“The Board of Commissioners serve Hertford County, not just the county departments….we serve the citizens, the farmers, the schools and we need to do what we can to help,” Gatling added. “Sure it’s a tight year, but we’ve done well in saving our money and keeping a close eye on our financial condition. In the grand scheme of things, $125,000 isn’t a lot of money.”

Mitchell said he was in full support of county employees.

“It was my full intent to be creative and provide those entities that had absorbed so many cuts by the state with some additional local funding,” Mitchell stated. “I want to make it very clear that I agreed to give longevity raises to our county employees and I agreed not to pass along the increases we’ll pay this year for medical insurance. I have not and will not turn my back on our county employees.”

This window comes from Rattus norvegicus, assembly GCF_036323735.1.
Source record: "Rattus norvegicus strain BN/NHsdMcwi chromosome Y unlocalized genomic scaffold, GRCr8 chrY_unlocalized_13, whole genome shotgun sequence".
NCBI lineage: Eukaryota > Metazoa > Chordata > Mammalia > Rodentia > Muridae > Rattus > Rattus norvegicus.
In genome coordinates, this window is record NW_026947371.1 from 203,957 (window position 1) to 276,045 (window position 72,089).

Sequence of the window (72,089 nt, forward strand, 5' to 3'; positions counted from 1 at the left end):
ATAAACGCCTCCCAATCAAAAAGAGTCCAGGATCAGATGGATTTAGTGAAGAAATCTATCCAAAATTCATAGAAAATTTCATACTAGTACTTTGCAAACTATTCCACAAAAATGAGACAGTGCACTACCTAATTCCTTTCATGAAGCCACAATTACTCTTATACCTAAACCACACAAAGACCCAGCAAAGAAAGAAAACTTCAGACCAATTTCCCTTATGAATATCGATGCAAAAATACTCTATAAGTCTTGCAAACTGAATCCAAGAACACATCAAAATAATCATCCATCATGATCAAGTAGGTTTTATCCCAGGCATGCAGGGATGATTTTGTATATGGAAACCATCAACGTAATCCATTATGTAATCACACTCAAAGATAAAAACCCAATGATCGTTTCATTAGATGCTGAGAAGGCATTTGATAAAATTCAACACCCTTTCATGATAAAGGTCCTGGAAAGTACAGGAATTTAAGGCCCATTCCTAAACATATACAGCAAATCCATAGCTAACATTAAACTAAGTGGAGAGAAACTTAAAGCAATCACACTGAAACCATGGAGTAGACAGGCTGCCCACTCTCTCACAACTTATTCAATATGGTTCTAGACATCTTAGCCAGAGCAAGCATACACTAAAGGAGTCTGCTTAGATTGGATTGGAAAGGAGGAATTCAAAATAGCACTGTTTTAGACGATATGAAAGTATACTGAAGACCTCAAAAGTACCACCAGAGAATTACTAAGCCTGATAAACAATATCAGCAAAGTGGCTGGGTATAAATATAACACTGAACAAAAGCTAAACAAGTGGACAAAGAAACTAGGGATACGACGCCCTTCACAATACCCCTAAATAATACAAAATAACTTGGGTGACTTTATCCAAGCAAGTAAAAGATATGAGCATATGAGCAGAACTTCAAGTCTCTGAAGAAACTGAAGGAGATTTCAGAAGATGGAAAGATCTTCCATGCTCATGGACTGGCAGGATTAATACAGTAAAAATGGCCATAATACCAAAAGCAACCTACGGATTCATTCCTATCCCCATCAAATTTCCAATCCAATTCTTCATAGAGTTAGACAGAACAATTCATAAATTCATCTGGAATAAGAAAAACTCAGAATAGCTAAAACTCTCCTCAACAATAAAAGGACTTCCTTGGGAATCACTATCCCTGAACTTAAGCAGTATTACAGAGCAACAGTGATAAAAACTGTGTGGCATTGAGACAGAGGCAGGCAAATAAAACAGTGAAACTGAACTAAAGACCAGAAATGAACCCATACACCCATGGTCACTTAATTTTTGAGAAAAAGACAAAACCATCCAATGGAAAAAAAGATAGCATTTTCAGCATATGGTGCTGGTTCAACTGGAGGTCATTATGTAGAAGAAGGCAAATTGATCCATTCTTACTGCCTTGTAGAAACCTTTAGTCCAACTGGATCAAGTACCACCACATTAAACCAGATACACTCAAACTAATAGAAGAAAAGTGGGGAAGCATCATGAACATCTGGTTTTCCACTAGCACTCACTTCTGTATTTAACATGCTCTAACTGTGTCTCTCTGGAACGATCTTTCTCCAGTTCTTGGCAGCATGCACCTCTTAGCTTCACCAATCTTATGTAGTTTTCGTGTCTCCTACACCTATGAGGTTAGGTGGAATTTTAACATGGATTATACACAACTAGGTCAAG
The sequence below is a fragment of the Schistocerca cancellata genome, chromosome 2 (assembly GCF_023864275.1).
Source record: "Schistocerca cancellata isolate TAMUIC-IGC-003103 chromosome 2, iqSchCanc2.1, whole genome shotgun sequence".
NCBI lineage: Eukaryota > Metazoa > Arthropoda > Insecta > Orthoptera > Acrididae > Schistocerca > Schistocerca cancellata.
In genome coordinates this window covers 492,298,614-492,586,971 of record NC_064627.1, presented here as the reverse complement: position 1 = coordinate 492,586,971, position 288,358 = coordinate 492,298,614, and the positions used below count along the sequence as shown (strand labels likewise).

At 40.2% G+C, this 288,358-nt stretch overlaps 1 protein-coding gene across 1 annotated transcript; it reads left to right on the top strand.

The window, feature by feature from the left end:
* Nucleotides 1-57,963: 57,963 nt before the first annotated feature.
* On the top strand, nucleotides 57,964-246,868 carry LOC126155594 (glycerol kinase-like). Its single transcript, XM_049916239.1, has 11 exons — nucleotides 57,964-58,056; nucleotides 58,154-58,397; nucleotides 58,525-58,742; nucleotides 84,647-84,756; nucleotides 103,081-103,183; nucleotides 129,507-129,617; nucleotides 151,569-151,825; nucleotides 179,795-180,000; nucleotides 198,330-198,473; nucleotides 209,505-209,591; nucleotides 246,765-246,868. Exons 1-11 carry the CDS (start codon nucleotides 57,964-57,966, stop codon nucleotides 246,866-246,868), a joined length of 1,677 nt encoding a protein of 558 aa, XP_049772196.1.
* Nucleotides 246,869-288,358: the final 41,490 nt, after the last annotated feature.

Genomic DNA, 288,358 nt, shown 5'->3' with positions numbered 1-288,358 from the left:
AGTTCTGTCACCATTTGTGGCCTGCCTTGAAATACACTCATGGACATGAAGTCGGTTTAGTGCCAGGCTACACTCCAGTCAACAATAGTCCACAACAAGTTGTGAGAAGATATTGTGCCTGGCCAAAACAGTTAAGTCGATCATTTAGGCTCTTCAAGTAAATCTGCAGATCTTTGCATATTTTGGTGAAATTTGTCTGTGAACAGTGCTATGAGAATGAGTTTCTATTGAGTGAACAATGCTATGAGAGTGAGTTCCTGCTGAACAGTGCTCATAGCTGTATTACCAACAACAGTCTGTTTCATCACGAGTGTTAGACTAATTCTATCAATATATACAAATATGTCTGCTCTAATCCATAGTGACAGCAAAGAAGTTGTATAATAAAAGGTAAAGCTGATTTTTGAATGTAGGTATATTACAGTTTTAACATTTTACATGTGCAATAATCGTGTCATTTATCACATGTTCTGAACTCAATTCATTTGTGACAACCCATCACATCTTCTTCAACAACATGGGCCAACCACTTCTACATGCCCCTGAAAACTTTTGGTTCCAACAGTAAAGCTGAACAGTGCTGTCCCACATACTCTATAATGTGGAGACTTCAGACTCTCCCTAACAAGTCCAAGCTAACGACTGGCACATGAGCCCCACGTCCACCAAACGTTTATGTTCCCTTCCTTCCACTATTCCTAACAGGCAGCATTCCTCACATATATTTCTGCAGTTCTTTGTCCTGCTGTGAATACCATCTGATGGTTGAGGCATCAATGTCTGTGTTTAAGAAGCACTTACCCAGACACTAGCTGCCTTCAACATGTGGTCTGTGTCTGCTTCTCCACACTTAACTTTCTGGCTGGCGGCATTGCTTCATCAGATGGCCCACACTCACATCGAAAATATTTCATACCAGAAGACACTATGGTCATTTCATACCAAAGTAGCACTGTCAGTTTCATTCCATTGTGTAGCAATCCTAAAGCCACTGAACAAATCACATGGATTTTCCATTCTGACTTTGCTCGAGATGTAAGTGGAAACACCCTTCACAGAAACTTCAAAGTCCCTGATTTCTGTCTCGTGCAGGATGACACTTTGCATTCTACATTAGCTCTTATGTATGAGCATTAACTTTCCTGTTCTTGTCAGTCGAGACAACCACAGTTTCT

Another issue that has surfaced since Monday was why didn’t Gatling and Freeman, both employed by HCPS, recuse themselves from the debate and subsequent vote concerning additional funding for the school system.

“There was no conflict of interest for me on this; I’m not receiving a direct benefit from this,” Gatling said. “If I was voting to increase my salary, then that’s a direct benefit. I would have recused myself if this directly benefitted me, or my wife, or my child. This is a budget for the entire school system, not a budget for Ronald Gatling.”

About Cal Bryant

Cal Bryant, a 40-year veteran of the newspaper industry, serves as the Editor at Roanoke-Chowan Publications, publishers of the Roanoke-Chowan News-Herald, Gates County Index, and Front Porch Living magazine.